For allocation purposes, a directory is just a file, albeit a file with special contents that are recognized as such by the file system. A directory file contains an array of directory entries, each directory entry being of 32 bytes and separated into several fields. Each directory entry describes one file that is in that directory. If long filenames are supported, several directory entries may be used to describe a file. One of the fields in the directory entry is the starting cluster field, indicating the initial allocation unit (cluster) of the file. In this way the directory entry of a file is linked to the file's FAT chain.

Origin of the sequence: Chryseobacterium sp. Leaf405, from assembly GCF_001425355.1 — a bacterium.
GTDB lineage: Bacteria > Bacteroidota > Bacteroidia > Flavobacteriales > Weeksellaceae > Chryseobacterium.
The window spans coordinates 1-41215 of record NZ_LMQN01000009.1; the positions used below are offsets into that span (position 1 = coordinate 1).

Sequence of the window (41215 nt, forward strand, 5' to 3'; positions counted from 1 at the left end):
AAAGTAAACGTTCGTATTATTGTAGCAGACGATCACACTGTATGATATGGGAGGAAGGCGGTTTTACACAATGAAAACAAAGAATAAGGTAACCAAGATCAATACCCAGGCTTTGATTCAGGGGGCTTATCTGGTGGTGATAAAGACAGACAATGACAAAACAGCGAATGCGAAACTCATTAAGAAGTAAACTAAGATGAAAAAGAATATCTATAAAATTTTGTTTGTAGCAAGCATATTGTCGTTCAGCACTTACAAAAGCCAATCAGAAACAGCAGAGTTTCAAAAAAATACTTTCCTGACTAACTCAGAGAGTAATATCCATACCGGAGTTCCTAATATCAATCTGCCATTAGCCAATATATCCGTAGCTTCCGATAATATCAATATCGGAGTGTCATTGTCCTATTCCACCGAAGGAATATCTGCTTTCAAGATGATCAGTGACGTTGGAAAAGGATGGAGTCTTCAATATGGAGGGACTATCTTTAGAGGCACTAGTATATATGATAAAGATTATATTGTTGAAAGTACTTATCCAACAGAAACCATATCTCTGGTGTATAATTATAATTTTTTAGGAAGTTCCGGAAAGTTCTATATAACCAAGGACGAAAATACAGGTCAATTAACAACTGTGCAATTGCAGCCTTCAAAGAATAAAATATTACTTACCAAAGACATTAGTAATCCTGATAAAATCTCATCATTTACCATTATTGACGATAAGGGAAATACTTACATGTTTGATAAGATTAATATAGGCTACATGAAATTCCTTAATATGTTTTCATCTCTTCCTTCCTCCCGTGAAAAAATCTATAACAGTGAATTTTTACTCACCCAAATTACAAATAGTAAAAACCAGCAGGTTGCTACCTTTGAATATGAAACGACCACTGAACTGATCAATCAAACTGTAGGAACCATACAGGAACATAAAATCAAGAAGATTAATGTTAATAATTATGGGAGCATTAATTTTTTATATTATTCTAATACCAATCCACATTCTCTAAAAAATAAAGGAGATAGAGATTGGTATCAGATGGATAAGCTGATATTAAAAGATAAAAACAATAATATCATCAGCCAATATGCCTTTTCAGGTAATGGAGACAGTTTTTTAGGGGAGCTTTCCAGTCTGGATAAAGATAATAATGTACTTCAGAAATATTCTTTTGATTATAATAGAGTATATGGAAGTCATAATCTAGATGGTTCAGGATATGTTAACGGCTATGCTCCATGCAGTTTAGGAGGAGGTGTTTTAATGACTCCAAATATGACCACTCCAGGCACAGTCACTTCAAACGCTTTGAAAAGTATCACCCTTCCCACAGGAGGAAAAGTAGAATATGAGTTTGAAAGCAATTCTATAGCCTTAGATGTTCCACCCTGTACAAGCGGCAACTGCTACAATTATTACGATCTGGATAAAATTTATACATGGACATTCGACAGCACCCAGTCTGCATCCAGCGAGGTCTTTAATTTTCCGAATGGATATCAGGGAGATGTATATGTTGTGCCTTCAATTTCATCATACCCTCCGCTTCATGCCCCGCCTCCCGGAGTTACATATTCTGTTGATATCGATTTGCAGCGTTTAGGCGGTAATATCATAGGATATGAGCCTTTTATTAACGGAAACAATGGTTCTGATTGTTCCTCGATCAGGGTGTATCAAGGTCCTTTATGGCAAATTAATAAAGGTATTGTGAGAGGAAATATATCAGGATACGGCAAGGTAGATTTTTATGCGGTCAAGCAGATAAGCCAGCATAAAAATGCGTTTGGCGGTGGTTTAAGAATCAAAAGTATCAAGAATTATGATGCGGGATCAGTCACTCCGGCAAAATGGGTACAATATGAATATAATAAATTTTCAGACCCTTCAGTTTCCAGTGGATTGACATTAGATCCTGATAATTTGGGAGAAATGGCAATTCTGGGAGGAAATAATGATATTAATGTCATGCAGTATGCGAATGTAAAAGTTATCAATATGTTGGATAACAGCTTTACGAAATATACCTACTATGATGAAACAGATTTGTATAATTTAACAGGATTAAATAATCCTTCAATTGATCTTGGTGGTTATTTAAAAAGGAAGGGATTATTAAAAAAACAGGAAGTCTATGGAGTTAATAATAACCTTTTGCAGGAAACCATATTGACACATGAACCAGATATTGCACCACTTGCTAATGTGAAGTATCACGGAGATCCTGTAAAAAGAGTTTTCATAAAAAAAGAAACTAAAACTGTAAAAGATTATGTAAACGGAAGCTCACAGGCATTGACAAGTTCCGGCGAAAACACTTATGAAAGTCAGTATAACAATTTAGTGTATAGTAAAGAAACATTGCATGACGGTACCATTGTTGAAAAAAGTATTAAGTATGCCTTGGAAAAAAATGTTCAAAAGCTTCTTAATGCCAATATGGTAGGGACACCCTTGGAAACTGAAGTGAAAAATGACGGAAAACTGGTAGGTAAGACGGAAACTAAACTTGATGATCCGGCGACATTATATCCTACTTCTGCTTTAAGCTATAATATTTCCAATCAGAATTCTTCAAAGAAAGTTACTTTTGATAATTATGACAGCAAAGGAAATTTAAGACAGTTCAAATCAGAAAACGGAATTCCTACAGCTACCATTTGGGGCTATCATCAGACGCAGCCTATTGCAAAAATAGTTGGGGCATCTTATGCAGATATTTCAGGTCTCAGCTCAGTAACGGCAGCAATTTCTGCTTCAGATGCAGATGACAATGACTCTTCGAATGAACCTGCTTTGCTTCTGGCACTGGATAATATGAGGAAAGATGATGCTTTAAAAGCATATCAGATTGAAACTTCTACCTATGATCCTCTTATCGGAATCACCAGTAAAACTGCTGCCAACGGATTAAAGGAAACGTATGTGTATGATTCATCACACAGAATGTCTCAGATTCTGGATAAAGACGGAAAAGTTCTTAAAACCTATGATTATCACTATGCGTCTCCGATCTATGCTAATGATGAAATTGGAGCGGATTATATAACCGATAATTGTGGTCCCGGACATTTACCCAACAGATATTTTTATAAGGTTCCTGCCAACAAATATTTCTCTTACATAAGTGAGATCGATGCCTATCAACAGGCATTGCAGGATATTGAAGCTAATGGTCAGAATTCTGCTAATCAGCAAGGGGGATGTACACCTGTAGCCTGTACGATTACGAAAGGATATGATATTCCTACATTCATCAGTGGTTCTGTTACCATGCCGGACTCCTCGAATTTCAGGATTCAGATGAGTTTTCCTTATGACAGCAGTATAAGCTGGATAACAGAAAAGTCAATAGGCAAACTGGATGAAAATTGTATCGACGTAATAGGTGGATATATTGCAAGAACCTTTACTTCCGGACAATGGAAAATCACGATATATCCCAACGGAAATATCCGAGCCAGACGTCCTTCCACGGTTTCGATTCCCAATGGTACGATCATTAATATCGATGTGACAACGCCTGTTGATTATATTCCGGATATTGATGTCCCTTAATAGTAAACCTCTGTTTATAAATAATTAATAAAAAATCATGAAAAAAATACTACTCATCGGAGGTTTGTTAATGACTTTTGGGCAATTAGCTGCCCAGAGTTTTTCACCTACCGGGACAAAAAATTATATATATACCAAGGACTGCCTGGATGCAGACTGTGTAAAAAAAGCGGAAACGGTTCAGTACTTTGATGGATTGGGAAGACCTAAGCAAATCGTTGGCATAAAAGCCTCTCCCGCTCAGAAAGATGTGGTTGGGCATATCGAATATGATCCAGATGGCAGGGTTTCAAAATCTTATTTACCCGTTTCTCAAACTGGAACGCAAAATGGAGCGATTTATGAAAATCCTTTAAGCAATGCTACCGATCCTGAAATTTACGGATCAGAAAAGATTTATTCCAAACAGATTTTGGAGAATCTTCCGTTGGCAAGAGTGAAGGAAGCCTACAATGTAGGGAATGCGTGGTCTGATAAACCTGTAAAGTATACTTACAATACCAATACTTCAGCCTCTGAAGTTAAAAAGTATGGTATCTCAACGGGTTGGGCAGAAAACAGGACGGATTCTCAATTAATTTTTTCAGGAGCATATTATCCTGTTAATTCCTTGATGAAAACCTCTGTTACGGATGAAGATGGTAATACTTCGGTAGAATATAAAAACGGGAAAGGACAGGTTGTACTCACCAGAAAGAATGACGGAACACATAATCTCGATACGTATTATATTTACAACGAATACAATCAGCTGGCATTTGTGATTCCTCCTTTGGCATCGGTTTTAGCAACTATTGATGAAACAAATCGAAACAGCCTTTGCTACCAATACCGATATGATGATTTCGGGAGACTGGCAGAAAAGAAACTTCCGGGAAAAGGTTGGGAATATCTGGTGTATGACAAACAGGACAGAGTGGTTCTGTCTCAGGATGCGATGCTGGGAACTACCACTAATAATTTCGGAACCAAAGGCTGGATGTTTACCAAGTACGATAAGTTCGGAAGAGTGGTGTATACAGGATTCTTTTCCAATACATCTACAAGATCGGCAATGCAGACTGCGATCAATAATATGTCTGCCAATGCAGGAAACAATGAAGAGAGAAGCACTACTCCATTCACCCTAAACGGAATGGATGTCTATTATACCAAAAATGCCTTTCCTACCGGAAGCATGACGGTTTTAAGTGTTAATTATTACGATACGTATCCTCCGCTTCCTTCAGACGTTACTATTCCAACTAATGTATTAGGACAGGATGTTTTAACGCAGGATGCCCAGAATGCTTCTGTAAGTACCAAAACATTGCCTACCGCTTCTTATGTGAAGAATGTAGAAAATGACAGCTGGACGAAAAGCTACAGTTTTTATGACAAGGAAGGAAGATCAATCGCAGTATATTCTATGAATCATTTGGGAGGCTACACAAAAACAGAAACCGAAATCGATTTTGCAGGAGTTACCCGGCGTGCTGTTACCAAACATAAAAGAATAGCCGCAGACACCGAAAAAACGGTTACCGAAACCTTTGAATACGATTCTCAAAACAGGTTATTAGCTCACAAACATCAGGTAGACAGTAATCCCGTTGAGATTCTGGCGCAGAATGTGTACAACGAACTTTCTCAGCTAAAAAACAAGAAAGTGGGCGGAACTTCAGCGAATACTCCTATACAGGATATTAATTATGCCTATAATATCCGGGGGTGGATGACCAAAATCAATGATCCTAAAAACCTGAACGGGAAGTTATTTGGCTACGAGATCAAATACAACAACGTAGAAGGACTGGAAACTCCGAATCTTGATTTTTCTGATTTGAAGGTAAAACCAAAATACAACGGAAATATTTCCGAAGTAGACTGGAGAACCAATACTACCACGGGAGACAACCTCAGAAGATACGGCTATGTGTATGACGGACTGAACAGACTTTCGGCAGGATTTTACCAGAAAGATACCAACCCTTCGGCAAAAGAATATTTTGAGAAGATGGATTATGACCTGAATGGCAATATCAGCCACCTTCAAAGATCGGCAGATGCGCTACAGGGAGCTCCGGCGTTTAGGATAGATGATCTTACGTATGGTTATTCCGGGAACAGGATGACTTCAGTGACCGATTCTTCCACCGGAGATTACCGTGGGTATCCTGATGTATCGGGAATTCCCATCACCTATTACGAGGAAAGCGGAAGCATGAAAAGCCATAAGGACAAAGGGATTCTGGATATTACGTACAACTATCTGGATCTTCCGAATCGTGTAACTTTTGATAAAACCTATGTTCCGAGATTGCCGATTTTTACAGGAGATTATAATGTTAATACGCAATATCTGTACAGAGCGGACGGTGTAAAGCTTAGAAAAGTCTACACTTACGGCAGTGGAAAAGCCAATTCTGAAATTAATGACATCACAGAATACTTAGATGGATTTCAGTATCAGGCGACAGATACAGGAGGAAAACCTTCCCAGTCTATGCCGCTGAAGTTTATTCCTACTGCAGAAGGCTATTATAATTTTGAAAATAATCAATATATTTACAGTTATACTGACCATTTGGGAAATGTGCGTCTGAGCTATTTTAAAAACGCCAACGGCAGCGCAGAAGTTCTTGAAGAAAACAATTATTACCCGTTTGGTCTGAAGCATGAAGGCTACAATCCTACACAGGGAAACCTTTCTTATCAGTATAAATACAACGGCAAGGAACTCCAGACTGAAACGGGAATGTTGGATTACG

Another field in the directory entry is the file size, which indicates the size in bytes of the file.
 A file with a long name is described by several directory entries, the last of which is the short-form or legacy directory entry. The legacy directory entry is preceded by one or more directory entries that describe the full name of the file.
 Because of this structure, an implementation of a DOS-FAT file system needs to do several things in order to execute a simple file system request. For example, to create a file called MYDATA.TXT with 1000 bytes of data, the file system needs to perform all of the following operations, not necessarily in this order:
 1. Find a free directory entry in the parent directory and write a new MYDATA.TXT entry in the free directory entry.
 2. Find a free FAT entry and mark the free FAT entry as belonging to a file.